Everything She Lost by Allessandra Harris is a book for everyone. I know this from the dedication of the novel, “For everybody who has ever been called crazy.” (loc 39). If you claim you have never been called crazy, you might be … crazy, point proven. With an assured universal readership, Harris presents both her opening scene and closing scene in a therapist’s office. It seems reasonable to expect a psychological thriller although there is no advertising blurb that shouts the message.
This novel has a 02 January 2018 release date and is a pleasant read to start out the new year. There are lots of characters, I counted twenty, in this 55-chapter 286-page book and I initially had to apply highlights vigorously just to keep up. Amazon sells this for USD 5.99 and there is not a KU option to read for free. I found the sample interesting enough to make me want to read the entire novel, but I was also happy to read the entire novel in advance for free.
The author tells a good story and distributes clues about more than one mystery evenly throughout the book. Voracious readers of this genre might find themselves led down some dead-end streets as they predict exactly what the mystery is and who is doing what to whom. Some of the mysteries are:
Is Nina going crazy or is she the victim of a clever gaslighting campaign?
Does Rodney really care about his wife, Nina? You will have to read the entire novel to form an opinion and the discovery is worth the read.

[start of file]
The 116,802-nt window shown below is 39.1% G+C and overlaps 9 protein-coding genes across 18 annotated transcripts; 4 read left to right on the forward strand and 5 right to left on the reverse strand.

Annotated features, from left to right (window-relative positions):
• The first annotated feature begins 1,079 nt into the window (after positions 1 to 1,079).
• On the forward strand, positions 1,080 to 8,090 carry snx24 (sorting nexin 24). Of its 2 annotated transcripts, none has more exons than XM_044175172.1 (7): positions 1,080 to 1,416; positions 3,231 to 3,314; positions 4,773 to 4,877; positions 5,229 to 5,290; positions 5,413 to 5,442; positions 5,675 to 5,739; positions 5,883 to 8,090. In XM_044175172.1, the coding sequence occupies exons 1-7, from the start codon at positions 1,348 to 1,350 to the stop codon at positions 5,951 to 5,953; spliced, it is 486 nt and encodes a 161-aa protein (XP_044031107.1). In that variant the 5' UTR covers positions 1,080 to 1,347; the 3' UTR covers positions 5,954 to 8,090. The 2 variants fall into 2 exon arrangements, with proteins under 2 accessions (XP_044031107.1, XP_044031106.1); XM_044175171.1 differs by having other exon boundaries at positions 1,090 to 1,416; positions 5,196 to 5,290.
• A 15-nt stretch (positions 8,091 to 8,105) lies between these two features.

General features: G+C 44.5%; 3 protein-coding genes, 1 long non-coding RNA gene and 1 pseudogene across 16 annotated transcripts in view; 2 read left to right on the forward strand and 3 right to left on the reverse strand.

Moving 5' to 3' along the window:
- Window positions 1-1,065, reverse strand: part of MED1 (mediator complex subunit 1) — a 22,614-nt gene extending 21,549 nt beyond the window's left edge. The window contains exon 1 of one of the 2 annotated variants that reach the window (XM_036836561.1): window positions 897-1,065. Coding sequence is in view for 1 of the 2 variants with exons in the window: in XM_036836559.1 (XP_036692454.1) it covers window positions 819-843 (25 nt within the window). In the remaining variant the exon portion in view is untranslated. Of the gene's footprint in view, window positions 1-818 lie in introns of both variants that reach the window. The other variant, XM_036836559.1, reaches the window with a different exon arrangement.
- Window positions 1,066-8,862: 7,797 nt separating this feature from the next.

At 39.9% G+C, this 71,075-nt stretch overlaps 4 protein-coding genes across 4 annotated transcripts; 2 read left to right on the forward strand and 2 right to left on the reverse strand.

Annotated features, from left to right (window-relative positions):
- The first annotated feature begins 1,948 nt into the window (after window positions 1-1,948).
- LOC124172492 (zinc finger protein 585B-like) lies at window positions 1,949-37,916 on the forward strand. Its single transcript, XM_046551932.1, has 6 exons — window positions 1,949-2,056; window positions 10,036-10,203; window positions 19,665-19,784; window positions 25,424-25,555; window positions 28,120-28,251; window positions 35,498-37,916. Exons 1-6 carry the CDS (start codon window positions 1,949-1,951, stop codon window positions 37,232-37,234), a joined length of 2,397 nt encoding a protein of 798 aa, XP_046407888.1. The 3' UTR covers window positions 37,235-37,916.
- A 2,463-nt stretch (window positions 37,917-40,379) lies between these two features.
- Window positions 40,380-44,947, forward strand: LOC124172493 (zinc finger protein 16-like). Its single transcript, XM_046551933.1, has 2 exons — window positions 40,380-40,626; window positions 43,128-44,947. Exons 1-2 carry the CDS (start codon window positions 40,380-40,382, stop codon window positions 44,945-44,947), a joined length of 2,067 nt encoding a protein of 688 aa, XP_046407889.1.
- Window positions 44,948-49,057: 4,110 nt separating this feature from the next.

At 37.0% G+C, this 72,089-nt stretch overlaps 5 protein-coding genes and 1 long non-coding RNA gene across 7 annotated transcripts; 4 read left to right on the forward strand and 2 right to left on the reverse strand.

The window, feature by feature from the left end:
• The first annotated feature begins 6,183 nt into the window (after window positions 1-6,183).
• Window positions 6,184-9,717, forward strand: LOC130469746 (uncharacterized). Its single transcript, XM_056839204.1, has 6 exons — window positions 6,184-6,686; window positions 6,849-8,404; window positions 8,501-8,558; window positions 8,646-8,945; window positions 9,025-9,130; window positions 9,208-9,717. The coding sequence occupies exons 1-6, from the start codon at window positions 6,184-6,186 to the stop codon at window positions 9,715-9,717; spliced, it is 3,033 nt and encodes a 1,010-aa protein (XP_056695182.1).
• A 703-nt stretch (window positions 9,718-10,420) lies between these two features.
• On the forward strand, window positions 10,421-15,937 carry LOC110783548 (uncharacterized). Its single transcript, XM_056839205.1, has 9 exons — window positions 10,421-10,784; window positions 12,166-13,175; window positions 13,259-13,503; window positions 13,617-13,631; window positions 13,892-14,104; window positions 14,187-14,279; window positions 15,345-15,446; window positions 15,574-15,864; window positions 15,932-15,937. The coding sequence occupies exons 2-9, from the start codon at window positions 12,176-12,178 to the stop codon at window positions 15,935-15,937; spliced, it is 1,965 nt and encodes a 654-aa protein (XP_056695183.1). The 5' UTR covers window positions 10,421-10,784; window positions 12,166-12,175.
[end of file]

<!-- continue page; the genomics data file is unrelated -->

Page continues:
Who is Déjà vu? Getting past the name, there is a question of whether she is a true friend to Nina. My opinion changed several times, right up to the end, about this point. I wanted to give her a label, but I couldn’t decide on one to fit. Is she amoral, immoral, or just a survivor?
I predict no one will like Kevin. If you do, shame on you. Same with Gary Thompson. Same with Ash (Déjà Vu’s mom’s boyfriend)
Déjà Vu, Nina, Rodney, Nina’s mom, Déjà Vu’s mom, Kevin, Damien, and Isaiah have lost the psychological thread of accepted normality. There are some normal children sprinkled throughout perhaps to show what normal might be.
See what I mean by a lot of characters? And this is not all of them. Harris does a competent job of developing her principal characters, but I was left with the impression that she could take a few of these and write sequels in which the characters could be more deeply explored. I was very impressed by the subtlety used in exploring some racial stereotypes. She did not club the reader over the head with her views as she did not have her characters stridently and redundantly harp on sensitive social issues.
This is what I call a comfort read. I can entertain myself for a few weekend hours reading a story I know will be well-told. I gave this four Amazon stars only because I thought there were clues to some of the mysteries delivered too soon. I won’t tell you which mysteries; there are several to solve. Harris writes in a contemporary style absent of offensive sexual or graphic violent vocabulary. This is one I will recommend to my teenage son. He likes mysteries.